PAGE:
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#Review Rewind

Ninja Gaiden Review Rewind

Tecmo Ninja

When I hear the word "ninja", one thing immediately comes to mind- the 80's. It was an era that was very friendly to ninja culture and the kids that embraced it. Meanwhile, video game developers where busy cooking up games of the same nature in the arcades. Tecmo was one of those developers, and in 1988, they released a brawler of sorts called Ninja Gaiden. A year later, they ported the game over to the NES, but changed the style of gameplay to better fit the style of home console gaming. They replaced the "beat 'em up" theme with a simple action/platformer approach with a bigger emphasis on well-timed jumps and using awesome ninja skills. Tecmo also added a deeper story and a new way to tell it.

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Thunder Force II Review Rewind

Thunder rumbles on the Genesis.

If there was one thing that Techno Soft did very well in the 16-bits days, it was shoot ‘em ups.  It all started when they created Thunder Force in 1984. It was released on the NEC PC-8801 and several other Japanese home computers at the time, but never saw the light of day in the US.  The game featured an overhead free-roaming viewpoint and the goal was to destroy the enemy’s shield generators, using your main shot for air targets and the bomb shot for ground targets in each stage. While it’s tough to gauge the game’s popularity from back then, it apparently did well enough to warrant a sequel.  So Thunder Force II was released four years later for the Sega Genesis in 1989, making it the very first shoot ‘em up on the system.

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Pilotwings Review Rewind

Get ready to earn your wings.

In the early ‘90s, a new video game console was only as strong as its launch titles.  When we look back at a console’s history and wonder what attracted us to it, often it’s those first games that we think of and say ”that’s why I fell in love with that system.”  Nintendo understood this concept when they released the Super Nintendo. Included among a short list of launch games was the flight simulation, Pilotwings. Beginning as an early tech demo in 1988 to show off the “Mode 7” graphical capabilities of the 16-bit system, Pilotwings was developed into a full-fledged game that gave us the opportunity to take to the skies in a way never before possible on a home console.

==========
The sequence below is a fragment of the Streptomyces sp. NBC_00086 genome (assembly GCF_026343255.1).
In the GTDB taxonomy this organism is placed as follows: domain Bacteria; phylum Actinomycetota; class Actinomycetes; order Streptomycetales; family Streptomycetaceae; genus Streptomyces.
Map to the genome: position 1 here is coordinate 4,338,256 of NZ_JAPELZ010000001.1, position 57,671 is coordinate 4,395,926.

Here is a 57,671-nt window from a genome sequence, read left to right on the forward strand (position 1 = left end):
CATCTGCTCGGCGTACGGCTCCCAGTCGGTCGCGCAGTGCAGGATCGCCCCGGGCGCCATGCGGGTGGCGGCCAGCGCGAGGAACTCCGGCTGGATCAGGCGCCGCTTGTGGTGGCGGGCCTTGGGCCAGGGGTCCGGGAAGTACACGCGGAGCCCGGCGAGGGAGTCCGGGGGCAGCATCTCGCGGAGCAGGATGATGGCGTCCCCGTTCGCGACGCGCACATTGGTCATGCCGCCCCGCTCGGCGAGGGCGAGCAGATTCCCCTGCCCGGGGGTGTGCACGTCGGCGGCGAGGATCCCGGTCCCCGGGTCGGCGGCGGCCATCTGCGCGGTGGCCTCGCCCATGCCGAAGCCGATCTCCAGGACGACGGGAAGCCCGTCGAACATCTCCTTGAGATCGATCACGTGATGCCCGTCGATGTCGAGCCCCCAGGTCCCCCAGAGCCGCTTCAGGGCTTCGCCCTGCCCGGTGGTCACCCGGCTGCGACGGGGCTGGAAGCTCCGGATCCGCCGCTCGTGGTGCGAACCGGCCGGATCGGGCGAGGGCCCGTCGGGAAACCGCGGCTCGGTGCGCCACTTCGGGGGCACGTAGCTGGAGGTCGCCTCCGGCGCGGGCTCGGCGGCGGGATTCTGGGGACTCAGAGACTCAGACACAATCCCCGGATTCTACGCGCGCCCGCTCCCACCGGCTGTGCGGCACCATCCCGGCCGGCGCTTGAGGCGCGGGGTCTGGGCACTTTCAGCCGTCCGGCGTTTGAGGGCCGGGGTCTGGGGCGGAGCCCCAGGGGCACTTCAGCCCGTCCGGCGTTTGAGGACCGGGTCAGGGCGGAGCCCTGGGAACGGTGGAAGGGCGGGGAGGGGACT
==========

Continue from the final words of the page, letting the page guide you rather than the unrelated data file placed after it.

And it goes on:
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R-Type Review Rewind

In space, no one can hear you flicker.

When R-Type showed up on the arcade scene in 1987, it was a force to be reckoned with. With its razor sharp graphics and techno-organic alien atmosphere, the game quickly became considered to be one of the best shoot ‘em ups of its time, rivaling the popularity of the Gradius series. With the success of this arcade gem, it was only logical that it should be ported to every major home console, right? In theory yes, but in reality it was released on only two video game systems in contrast to being ported to at least eight personal computer systems available at the time. Of the scarce home console releases, the Sega Master System saw a port of R-Type in 1988. Although faithful to the arcade version in terms of content, the game takes a nosedive when the action gets heavy.

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The Legend of Zelda Review Rewind

Remember kids, "Dodongo dislikes smoke".

With its deceptively easy gameplay and deep exploration, The Legend of Zelda represented a few first-time accomplishments for Nintendo, as well as the gaming industry itself. It was one of the first Famicom Disk Systems games to hit Japan in February of 1986, sporting the ability to save progress without the need of a password. With its 1987 debut in America, it was released on a golden cartridge featuring a small backup battery to save progress -- making it the first game to use the technology. But most importantly, it was the first game to truly revolutionize the action/adventure genre with elements that would be borrowed from (and ripped off) for years to come.

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Xexyz Review Rewind

The space action adventure you couldn't pronounce -- until now!

Every now and then, game developers like to mix it up a little and create a game that pitches together several genres into one, like Xexyz (pronounced “zeks-zees”) on the NES -- a rarely seen attempt to blend elements from the platformer and shoot 'em up genres, with just a pinch of RPG/adventure thrown in there for extra measure.  Released by Hudson Soft in 1990, Xexyz proved that fusing three genres together can work quite well. 

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Rad Racer Review Rewind

Still one of the best racing games 26 years later.

Updated 2-23-2019

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Teenage Mutant Ninja Turtles III: The Manhattan Project Review Rewind

Want to know what the best TMNT game is? …It's still Turtles in Time, but this one is close!

TMNT III’s gameplay will be readily familiar to those who have played the other TMNT brawlers. For a quick refresher, imagine Final Fight but with a faster pace and instead of drug dealers and scantily clad transvestites you fight Foot Ninjas and a variety of robots, with an end-of-level boss to fight.

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Tales of Vesperia Review Rewind

In anticipation of Tales of Graces f and Tales of the Abyss 3D, JD reviews his favorite game in the Tales series.

This console generation hasn’t been very kind to people who love console JRPGs. There have been very few released, and hardly any of those were actually good. Tales of Vesperia is an exception. Though the game isn’t as popular as its predecessor, Tales of Symphonia, Vesperia makes its mark as one of the best in the series.

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